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January 10, 1963


The opinion of the court was delivered by: WALSH

This matter comes before the Court on plaintiff's motion for a preliminary injunction and the opposition thereto.

On November 27, 1962, oral argument was heard by the Court and the matter submitted, with leave to the parties, at their request, to file additional memoranda not later than December 10th. Said memoranda were timely filed by both parties. Subsequently, on December 14th plaintiff filed a motion for leave to file a supplemental post-hearing memorandum, to which opposition was filed on December 19th. The Court will grant that motion.

 Pleadings on the motion have therefore been completed.

 The Court, having heard oral argument and reviewed the pleadings and record herein, and being fully advised in the premises, makes the following observations.

 The parties have had collective bargaining agreements for many years, the last named defendants, Carolina and Northwestern Railway Company, having entered into the agreement with plaintiff on January 10, 1946, and the remaining defendants becoming parties to the National Diesel Agreement on May 17, 1950.

 The pertinent part of the agreement for the purposes of this case reads:

 'A fireman, or a helper, taken from the seniority ranks of the firemen, shall be employed on all locomotives. * * *' (Section 4, National Diesel Agreement.)

 There is no question that the agreement was entered into by the parties and that it is still in full force and effect. The Conflict arises over the interpretation of Section 4 of the agreement, and the action taken by Southern pursuant to its interpretation.

 The Brotherhood maintains that for ten years the Southern complied substantially with the provision of Section 4 of the agreement and assigned a fireman from the seniority ranks of the Brotherhood to all locomotives operated by Southern. However, in 1960, the Southern proposed the elimination of firemen on diesel engines, such elimination to be made effective through attrition, that is, employees holding seniority on the date of the proposal, September 16, 1960, would continue to be employed on diesels pursuant to Section 4, but upon leaving the service because of retirement, death, resignation, or other reasons, they would not be replaced, and as firemen became unavailable the requirement of employing a person with fireman's seniority would not apply. In short, the enrollment in the Brotherhood would be stifled by Southern's refusal to hire new firemen, and, in time, when the seniority ranks of the Brotherhood were exhausted, there would be no firemen to employ on the Southern's locomotives pursuant to Section 4.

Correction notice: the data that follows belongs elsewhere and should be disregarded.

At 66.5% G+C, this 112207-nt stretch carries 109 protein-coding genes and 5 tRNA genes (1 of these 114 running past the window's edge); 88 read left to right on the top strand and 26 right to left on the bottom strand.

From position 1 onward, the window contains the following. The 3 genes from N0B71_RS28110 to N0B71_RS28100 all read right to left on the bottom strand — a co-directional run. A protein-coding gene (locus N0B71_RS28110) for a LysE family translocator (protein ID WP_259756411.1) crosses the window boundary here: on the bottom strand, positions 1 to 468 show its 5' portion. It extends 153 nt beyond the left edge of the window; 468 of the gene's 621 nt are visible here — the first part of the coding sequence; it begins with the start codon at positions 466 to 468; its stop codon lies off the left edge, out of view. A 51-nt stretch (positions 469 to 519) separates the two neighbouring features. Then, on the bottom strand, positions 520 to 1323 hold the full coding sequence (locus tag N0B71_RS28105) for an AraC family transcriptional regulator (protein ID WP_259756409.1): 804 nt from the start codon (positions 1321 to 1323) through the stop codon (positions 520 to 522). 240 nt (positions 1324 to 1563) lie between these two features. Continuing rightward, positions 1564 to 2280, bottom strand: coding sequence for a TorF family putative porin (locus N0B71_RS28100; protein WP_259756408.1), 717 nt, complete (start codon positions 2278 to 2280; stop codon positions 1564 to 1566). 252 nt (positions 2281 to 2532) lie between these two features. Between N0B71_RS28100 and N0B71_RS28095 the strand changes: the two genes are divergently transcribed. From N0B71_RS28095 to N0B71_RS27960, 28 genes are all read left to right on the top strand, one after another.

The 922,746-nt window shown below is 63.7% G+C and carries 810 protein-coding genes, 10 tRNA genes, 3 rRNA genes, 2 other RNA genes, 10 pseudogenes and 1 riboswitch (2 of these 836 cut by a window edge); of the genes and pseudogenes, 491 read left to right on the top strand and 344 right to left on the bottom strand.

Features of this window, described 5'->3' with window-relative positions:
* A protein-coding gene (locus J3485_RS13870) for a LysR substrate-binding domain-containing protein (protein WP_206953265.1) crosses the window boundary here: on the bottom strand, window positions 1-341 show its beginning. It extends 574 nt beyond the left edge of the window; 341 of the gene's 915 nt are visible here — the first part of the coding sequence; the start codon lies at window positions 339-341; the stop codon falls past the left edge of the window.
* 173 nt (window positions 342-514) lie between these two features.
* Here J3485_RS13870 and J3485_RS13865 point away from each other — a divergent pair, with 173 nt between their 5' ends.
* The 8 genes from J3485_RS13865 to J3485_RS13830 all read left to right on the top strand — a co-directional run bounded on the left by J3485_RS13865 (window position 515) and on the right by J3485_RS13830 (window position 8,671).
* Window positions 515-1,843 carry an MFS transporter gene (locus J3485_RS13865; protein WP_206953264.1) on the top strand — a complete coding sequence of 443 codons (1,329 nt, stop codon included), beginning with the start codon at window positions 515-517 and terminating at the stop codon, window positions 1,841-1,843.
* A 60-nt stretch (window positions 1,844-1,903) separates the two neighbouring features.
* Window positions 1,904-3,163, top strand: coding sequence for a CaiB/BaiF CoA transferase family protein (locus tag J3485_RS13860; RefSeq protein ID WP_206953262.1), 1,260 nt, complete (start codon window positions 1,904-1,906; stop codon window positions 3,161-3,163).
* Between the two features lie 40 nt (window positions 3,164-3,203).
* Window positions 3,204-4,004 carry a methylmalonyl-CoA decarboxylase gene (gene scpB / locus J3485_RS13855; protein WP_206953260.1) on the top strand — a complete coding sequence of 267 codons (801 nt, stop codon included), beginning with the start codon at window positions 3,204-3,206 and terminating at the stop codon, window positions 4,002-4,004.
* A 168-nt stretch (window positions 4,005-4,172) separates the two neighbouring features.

The Brotherhood vigorously protested this proposal and voted to strike on July 26, 1960. The strike, however, was postponed when the National Mediation Board proffered its services and attempted to settle the dispute. The Board was unsuccessful in bringing about an agreement between the parties, and on June 4, 1962 terminated its jurisdiction over the dispute. This action followed, the complaint being filed September 10, 1962, followed two months later by the motion for preliminary injunction.

 Southern maintains that the dispute is simply over a contract interpretation and application, and as such is a minor dispute under the Railway Labor Act, and within the exclusive jurisdiction of the National Railroad Adjustment Board, Elgin, Joliet & Eastern Railway Co. v. Burley, 325 U.S. 711, 65 S. Ct. 1282, 89 L. Ed. 1886; International Ass'n of Machinists v. Northwest Airlines, Inc., 304 F.2d 206 (8th Cir.). The Brotherhood, on the other hand, maintains this Court has jurisdiction since, if the dispute must be classified as either major or minor, it is a major dispute and within this court's jurisdiction; and further, and more important, that Southern, by its actions, is actually changing working conditions in violation of Section 2, Seventh (45 U.S.C. § 152(7)) and Section 6 (45 U.S.C. § 156) of the Railway Labor Act.

 It is uncontradicted in the record before the Court that Southern has filed with the National Mediation Board, pursuant to Section 6, an application for mediation at accomplish through in precisely what it is now doing without the sanction of the Board.

 Without question the parties are in disagreement as to the interpretation of Section 4 of the National Diesel Agreement, but the dispute goes further than a simple contract disagreement, to be labeled a minor dispute, and centers about the very heart of the firemen's craft in changing conditions of work on the Southern. The Brotherhood's point is well taken, but on a motion for preliminary injunction the Court must ...

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